Political parties and lists should organise themselves as quickly as possible, build their electoral platforms for the next four years and explain to voters what policies and additional reforms they seek. To cite a few examples:
- How will candidates, political parties, and lists address the challenges of poverty and unemployment?
- How will they tackle the challenges of debt and budget deficit?
- What is the best tax reform?
- How will they further develop the voting system?
- How will they meet the water and energy challenges of Jordan?
- How can the quality of services such as health, education and transport be improved?
For citizens have the right to get clear answers to these and many other questions, through practical programmes that are realistic and not just theoretical, so that voters can make the best choice at the ballot boxes. For the larger the participation, the greater will the change be.
The next Parliament is the gate to comprehensive reform. It is the institution constitutionally mandated to continue achieving true change and overcoming national challenges, by consolidating a democratic approach, the culture of dialogue and the highest standards of constructive debate.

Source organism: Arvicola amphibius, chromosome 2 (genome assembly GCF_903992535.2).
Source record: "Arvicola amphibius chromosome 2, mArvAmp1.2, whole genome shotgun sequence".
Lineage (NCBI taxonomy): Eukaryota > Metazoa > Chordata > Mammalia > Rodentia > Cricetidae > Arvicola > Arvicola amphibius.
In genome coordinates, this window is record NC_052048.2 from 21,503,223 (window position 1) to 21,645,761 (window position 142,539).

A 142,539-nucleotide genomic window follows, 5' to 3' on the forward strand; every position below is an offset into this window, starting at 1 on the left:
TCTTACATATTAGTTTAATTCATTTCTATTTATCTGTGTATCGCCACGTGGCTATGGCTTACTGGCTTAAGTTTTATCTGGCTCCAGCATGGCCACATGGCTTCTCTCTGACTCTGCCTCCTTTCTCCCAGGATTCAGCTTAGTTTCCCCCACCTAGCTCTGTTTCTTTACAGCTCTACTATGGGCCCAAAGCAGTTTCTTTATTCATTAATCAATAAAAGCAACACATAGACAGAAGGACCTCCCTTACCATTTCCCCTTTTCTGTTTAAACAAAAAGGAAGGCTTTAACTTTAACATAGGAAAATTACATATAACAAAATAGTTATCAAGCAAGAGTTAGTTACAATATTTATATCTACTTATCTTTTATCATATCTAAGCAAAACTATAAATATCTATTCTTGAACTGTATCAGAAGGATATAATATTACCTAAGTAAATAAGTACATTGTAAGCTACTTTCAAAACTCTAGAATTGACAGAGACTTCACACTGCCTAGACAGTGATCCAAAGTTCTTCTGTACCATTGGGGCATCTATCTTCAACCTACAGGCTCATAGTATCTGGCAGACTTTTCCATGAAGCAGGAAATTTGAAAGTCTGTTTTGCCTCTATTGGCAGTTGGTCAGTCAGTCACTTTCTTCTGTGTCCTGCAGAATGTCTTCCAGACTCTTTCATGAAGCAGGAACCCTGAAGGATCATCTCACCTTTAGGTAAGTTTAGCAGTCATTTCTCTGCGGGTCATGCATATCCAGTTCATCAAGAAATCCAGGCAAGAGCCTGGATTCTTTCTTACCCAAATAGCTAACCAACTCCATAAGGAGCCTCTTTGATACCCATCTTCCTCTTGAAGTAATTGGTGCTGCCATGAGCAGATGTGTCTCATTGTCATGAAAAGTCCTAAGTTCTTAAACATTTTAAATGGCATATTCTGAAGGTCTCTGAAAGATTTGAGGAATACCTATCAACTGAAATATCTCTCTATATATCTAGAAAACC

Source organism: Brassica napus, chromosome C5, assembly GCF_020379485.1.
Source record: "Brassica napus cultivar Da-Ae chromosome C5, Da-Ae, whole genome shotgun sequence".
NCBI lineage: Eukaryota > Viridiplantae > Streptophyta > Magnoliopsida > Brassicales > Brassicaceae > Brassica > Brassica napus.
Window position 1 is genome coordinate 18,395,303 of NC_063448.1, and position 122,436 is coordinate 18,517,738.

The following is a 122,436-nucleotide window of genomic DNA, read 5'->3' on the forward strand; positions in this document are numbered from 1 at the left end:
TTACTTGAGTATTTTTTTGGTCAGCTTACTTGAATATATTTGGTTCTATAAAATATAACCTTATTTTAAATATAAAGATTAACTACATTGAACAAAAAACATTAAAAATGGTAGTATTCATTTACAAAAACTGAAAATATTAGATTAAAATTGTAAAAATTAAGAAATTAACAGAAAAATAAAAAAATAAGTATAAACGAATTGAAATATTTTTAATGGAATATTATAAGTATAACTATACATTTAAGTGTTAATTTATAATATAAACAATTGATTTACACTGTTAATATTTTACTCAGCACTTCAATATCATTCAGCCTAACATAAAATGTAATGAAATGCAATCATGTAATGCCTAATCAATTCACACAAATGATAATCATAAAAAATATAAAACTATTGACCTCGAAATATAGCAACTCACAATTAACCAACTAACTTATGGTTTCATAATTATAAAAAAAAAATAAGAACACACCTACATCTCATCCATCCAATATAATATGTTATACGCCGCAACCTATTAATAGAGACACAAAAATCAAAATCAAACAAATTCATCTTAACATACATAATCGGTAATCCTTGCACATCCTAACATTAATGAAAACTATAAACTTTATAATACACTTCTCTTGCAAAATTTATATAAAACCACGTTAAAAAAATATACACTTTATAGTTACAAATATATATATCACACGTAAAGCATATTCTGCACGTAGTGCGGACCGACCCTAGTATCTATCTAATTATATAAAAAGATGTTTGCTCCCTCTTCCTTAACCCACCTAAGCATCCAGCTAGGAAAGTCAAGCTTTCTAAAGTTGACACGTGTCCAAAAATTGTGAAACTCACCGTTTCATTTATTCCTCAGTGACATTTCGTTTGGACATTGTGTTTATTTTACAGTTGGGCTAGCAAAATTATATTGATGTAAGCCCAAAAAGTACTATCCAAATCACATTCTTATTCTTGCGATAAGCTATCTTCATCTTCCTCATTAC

My brothers and sisters,
It has become necessary to distinguish between national constructive opposition and positive ‘herak’, on the one hand, and negative opposition and ‘herak’, on the other hand, which do not serve the reform path, nor the country’s future.
Constructive opposition and positive ‘herak’ play a legitimate and needed role, while negative ‘herak’, with empty slogans and attempts to incite chaos and fitna (sedition) are rejected by Jordanians. We should always remember that catchy slogans are not the solution, and backward and radical intolerant mentalities cannot be trusted with the future of our children.
Let us pause and think of the slogans that have been raised against corruption. I agree with you on the need to counter corruption. Enormous efforts are being exerted to uproot and deter corruption, and cases are currently before the courts and the Anti-Corruption Commission. These institutions must be allowed enough time for justice to take its course.